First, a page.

Turkish Markets Plunge After Moody's Cuts Country's Rating to Junk

  • Stocks post biggest drop globally, lira heads for two-week low
  • Moody’s downgraded the country’s credit score one level to Ba1

Lira Falls After Turkey Credit Downgrade

Turkish assets plummeted the most since an attempted coup in July and credit risk climbed after Moody’s Investors Service cut the country’s sovereign rating to junk.

The currency was headed for the the lowest level in two weeks as of 4:23 p.m. in Istanbul, the Borsa Istanbul 100 Index posted the steepest decline among about 90 gauges tracked by Bloomberg globally, and the nation’s dollar debt due 2026 sank the most since July. Moody’s lowered Turkey’s sovereign rating one level to Ba1 late Friday, the highest non-investment grade, citing rising risks due to its external financing needs and slowing economic growth.

The following are some of the biggest movers in Turkey’s markets on Monday:

  • The Borsa Istanbul Banks Sector Index sank 4.1 percent, the most since July 21
  • All but four of the 100 companies on Turkey’s benchmark stock gauge fell
  • The yield on Turkey’s 10-year debt rose 28 basis points, the most among emerging peers
  • Five-year credit default swaps rose 15 basis points

The cut is Turkey’s second since a failed coup in July threatened to destabilize national security. Many of the world’s biggest funds require investment-grade ratings from two of the three major ratings companies -- Fitch Ratings, Moody’s and S&P Global Inc. -- to consider an asset for investment. The downgrade could trigger a $3 billion fire sale of Turkish bonds, Citigroup Inc. said, while JPMorgan Chase & Co. said in August that forced selling could reach $8.7 billion. Turkey relies on capital inflows to finance one of the widest current-account deficits among the Group of 20 countries.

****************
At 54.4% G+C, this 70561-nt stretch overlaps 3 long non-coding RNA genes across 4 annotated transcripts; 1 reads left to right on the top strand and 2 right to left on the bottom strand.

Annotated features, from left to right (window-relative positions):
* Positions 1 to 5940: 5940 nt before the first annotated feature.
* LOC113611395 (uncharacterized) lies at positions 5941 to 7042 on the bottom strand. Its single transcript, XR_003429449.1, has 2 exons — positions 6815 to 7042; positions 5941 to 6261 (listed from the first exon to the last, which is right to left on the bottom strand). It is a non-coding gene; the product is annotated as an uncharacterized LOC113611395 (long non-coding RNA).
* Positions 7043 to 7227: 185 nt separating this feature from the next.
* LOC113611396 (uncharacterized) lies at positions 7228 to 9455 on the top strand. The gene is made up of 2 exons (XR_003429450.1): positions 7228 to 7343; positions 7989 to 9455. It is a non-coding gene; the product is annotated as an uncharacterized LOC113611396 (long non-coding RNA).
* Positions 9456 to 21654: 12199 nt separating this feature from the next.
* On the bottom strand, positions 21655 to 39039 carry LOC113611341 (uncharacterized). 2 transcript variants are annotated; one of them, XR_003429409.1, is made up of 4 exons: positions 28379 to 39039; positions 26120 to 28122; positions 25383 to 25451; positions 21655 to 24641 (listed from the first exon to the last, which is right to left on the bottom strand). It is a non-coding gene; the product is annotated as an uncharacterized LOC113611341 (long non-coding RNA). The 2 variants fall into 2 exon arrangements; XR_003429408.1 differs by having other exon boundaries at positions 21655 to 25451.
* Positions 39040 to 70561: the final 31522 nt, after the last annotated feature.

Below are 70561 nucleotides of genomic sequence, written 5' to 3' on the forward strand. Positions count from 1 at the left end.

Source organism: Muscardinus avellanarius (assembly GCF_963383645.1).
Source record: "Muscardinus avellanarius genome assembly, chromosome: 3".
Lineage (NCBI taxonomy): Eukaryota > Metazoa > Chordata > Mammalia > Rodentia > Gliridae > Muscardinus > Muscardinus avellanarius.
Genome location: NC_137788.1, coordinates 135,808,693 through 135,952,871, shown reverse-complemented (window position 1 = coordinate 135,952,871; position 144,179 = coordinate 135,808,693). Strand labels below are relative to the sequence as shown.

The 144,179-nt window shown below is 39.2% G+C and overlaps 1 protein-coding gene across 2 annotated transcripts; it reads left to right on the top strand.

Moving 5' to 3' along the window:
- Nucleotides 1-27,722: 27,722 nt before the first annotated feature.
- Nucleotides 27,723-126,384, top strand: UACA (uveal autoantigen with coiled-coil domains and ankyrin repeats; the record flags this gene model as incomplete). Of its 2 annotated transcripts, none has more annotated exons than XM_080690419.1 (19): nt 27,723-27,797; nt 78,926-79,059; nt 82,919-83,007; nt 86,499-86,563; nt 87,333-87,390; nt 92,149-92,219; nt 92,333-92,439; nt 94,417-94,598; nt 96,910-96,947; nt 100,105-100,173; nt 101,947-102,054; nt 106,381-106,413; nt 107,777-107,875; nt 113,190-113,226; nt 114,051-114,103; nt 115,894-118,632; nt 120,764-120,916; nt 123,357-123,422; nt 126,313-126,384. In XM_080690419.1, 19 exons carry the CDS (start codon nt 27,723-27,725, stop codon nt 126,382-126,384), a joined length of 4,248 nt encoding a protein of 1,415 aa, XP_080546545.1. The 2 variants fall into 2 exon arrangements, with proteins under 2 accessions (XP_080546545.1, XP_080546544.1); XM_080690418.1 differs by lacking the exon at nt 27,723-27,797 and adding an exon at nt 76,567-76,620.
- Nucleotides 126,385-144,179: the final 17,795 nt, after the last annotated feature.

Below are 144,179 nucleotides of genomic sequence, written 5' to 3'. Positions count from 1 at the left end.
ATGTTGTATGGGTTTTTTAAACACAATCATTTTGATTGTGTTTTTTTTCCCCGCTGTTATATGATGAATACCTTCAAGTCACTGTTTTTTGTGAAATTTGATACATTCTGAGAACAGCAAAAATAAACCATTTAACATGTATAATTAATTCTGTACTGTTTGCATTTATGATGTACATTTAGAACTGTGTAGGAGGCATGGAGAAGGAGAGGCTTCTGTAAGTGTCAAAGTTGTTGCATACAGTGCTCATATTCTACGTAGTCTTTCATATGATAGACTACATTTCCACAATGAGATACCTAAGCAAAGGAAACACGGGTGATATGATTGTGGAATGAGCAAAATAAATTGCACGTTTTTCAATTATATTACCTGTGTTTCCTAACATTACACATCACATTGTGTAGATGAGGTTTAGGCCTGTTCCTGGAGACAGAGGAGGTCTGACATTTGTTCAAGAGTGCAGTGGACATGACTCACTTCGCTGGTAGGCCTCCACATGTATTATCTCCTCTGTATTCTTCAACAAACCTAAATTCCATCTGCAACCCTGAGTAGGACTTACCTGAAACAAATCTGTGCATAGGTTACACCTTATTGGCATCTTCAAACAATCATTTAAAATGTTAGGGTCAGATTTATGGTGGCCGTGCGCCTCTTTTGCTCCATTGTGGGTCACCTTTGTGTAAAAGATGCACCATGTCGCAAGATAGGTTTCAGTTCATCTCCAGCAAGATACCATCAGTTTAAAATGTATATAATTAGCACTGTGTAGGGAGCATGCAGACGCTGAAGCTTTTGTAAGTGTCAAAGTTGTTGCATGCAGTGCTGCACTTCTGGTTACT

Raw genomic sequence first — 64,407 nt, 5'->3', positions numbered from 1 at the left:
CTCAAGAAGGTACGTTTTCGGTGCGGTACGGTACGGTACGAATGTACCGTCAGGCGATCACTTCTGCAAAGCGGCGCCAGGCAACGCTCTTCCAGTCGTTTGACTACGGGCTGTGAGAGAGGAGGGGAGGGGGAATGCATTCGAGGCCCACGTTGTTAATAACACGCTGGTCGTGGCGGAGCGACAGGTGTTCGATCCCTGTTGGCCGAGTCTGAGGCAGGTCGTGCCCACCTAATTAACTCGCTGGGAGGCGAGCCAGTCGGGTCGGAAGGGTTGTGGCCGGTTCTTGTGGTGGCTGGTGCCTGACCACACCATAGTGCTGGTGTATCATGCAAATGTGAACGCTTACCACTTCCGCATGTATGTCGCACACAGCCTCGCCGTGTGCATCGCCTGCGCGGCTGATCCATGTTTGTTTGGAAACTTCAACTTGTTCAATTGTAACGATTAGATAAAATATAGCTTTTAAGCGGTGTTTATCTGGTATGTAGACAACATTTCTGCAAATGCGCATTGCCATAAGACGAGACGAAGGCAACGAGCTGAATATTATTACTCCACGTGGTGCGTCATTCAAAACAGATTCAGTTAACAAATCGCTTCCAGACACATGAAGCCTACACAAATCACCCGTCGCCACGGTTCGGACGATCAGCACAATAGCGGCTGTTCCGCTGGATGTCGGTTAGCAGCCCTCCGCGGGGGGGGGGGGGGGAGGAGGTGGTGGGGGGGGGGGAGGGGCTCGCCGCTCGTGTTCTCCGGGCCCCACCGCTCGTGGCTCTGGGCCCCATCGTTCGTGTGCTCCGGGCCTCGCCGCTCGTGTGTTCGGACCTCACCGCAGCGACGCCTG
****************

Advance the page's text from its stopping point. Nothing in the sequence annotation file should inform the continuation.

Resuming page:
The decline in Turkey’s assets will “be a slow burn,” said Viktor Szabo, a portfolio manager at Aberdeen Asset Management in London who owns some of the country’s bonds and is betting against the currency. The rating cut hasn’t made Turkish “credit blow up, but it will put it on a more risky path,” he said.

The cost of insuring the nation’s debt for five years climbed to 263 basis points, CMA prices show.

Bond Auction

Some investors remained undeterred amid the sell-off. A government auction of 10-year lira bonds attracted the strongest demand in almost two years. The bid-to-cover ratio jumped to 3.56, the highest since November 2014, data compiled by Bloomberg show.

“Turkish bonds had already underperformed peers on downgrade expectations. Given the favorable global liquidity conditions and hunt for yield, it’s not easy to ignore such high yields,” Erkin Isik, a strategist at Turk Ekonomi Bankasi AS in Istanbul, said by e-mail.

Citigroup said the nation’s banks and some companies could also be downgraded by the agency though selling pressure may be limited because many investors are already underweight in the country, New-York based credit strategist Eric Ollom, wrote in an e-mailed note.

Failed Coup

Moody’s placed the rating on review for downgrade three days after a faction of Turkey’s military tried to overthrow the government on July 15, while S&P Global Inc. downgraded the country immediately following the failed coup. A junk rating at Moody’s leaves Fitch as the only company to maintain an investment grade for Turkey.

For a video of Turkey’s president discussing downgrades of the nation’s credit rating, click here.

The lira fell 0.4 percent against the dollar to 2.9797. The Borsa Istanbul 100 Index slumped 4.2 percent, the most since July 21, led by Akbank TAS and Turkiye Garanti Bankasi AS, both of which retreated almost 6 percent. The yield on the nation’s $1.5 billion debt due April 2026 rose 21 basis points to 4.49 percent, and the yield on the government’s 10-year local currency bonds climbed the most in more than two months to 9.80 percent.

“Many credit investors were waiting on the sidelines for a rating downgrade to create better value to buy, and this should act as a backstop,” Timothy Ash, a credit strategist at Nomura International Plc in London, said by e-mail on Saturday.

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